I haven't seen this - if the person actually does the work. We are
volunteers and if you want something then do it yourself ! ;)

>If its "we think this will make ant harder to support and
> maintain" then it's probably a goo answer.

In which case we wouldn't find the reasons compelling???

>I'm not aware of a reasonable way of doing the "foreach" above.

you will be able to do it in ant2 I am 90% sure but it won't be hosted here ;)

>The question then has to be, are they problems worth solving?

Point out it's failings and we will add them to the features list and a
quick vote will determine that ;)

>> yep - and it is rare that users actually know what they want. 
>
>Yes, but.
>
>Again, it's about balance.
>Telling users they can't have what they want, because "we know
>better", is a dangerous position to take.

not really. This is opensource. If they really want something else they
will do it and start hosting it elsewhere. At which point we will be forced
to adopt it ;) This sort of rule does not apply in this environment  -
unless we were a real small project trying to gain popularity.

>> give users what they
>> *need* rather than what they *want*.
>
>But what they need is directly related to what they want.
>(the relationship is the other way though).
>Ignoring what they want, means you never really understand
>what they need, you only know what you *think* they need.

Common misconception. Pick up a book on psychology 101 or HCI and you will
find that that is generally not the case. 

>People ask for some procedural logic.
>They are not asking for perl.
>
>To characterise the request as "leading to perl" is a straw
>man. It's easy to say "perl is bad" and therefore remove all
>support for procedural logic, but since no one actually
>wanted perl, that's a straw man argument.

Let me interject another phrase - "The road to Perl is paved with good
intentions". Almost all request for procedural aspects come from two things

selection (ie if/conditions)
iteration (ie foreach)

now usually the selection starts of with some one asking for equality
tests. It is then a small step to inequality, then conjunction,
disjunction, xor, like... and before long we have a monster.

Don't say it would happen - it has happened already with ant1.x. 

For instance one of my pet hates that I am way too lazy to do anything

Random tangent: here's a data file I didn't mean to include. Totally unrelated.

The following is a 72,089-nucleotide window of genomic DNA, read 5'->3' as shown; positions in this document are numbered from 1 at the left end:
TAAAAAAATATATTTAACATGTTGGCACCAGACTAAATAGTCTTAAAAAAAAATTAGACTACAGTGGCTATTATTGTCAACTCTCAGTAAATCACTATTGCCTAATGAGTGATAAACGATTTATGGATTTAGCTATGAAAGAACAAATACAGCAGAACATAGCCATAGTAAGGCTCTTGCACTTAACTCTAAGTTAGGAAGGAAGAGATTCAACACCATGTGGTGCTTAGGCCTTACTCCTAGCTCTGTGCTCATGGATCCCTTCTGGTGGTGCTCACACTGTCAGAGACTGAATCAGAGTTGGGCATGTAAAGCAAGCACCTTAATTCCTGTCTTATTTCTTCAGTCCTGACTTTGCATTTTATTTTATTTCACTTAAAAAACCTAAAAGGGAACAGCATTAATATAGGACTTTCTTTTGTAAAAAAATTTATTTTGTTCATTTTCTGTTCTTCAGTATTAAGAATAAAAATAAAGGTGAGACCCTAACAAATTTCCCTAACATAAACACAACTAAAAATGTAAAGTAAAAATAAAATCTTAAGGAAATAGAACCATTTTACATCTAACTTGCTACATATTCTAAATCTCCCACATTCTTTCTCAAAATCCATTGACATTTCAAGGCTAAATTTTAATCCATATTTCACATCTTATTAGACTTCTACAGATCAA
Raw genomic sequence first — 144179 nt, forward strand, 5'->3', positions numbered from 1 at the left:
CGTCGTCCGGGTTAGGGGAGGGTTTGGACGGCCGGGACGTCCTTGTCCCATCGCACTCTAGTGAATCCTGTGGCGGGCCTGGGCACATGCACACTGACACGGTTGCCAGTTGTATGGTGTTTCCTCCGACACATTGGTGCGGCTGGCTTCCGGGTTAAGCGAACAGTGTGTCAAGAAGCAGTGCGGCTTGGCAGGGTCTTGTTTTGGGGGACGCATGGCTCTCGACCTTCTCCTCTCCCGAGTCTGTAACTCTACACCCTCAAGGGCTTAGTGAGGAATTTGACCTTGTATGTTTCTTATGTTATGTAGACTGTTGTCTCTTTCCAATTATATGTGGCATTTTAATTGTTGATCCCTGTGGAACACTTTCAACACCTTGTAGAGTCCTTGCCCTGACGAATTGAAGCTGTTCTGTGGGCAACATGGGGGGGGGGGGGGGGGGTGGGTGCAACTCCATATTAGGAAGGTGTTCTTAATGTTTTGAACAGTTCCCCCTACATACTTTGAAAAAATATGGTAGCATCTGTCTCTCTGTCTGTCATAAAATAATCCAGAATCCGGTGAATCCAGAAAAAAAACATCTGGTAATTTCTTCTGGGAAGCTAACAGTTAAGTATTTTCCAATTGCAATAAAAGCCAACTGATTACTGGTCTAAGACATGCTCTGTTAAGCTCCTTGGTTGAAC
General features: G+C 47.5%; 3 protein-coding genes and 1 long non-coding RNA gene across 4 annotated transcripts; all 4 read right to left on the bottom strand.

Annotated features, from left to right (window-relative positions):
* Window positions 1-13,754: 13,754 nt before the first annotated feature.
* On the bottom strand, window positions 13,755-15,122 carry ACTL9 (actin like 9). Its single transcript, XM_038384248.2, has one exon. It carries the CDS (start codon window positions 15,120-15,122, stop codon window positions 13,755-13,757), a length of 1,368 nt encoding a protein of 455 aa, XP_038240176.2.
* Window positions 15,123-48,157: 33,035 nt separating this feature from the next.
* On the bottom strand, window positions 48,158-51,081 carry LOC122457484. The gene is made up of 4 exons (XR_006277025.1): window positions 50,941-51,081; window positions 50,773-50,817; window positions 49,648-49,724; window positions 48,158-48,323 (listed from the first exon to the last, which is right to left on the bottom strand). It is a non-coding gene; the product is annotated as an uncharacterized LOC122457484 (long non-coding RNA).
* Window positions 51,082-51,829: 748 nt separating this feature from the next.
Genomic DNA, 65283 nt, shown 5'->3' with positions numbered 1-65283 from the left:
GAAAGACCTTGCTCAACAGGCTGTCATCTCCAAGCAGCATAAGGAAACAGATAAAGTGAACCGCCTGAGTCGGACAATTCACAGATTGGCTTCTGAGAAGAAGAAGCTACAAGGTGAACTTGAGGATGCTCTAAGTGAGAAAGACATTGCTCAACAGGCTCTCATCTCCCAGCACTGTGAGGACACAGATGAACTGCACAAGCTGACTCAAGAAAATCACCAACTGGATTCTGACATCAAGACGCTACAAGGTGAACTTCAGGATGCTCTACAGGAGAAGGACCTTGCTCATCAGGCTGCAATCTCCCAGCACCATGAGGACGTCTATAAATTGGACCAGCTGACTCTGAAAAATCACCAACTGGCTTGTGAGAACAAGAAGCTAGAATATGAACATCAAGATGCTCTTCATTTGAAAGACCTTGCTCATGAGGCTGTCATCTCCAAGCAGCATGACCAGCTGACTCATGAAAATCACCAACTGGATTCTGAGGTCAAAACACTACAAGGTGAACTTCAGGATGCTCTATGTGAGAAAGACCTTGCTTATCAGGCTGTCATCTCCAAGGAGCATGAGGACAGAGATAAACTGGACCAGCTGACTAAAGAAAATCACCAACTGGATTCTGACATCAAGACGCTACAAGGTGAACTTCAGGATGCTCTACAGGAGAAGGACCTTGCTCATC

about ;) it available. It started out as a simple task. Overtime people
added a check for x, then y, then z and before long it had everything but
the kitchen sink ;)

I would much have preferred

<file-available name="foo.txt" />

or

<file-available>foo.txt<file-available/>

than

<available file="foo.txt" />

but hey it is here now ;) Same with magic properties - eventhough we knew
they sucked we still added more because we needed to fix problems NOW. Take
any of the basic tasks (property/available being the most obvious) and you
will see that they are so overloaded it is not funny.

Trying to claim that any selection mechanisms would not follow the same
path is naive in the extreme.

As for the for-each task - you can still do it decalratively via select but
even then I think it is foolish. for-each is something occuring in a
pre-processor stage. 

>Unless you really do believe that putting in a bit of
><if> and <foreach> will cause a perl-a-like. But then I 
>think you're just being wildly pessimistic.

Perhaps your just being wildly naive? ;)


>Not every language with procedural constructs looks like perl.

I know we have such simple and beautiful languages as C++ ...

>> yay - common you know you want to call us thought police ! ;)
>
>But are we right? :)

Mostly ;)
Cheers,

Pete

*-----------------------------------------------------*
| "Faced with the choice between changing one's mind, |
| and proving that there is no need to do so - almost |
| everyone gets busy on the proof."                   |
|              - John Kenneth Galbraith               |
*-----------------------------------------------------*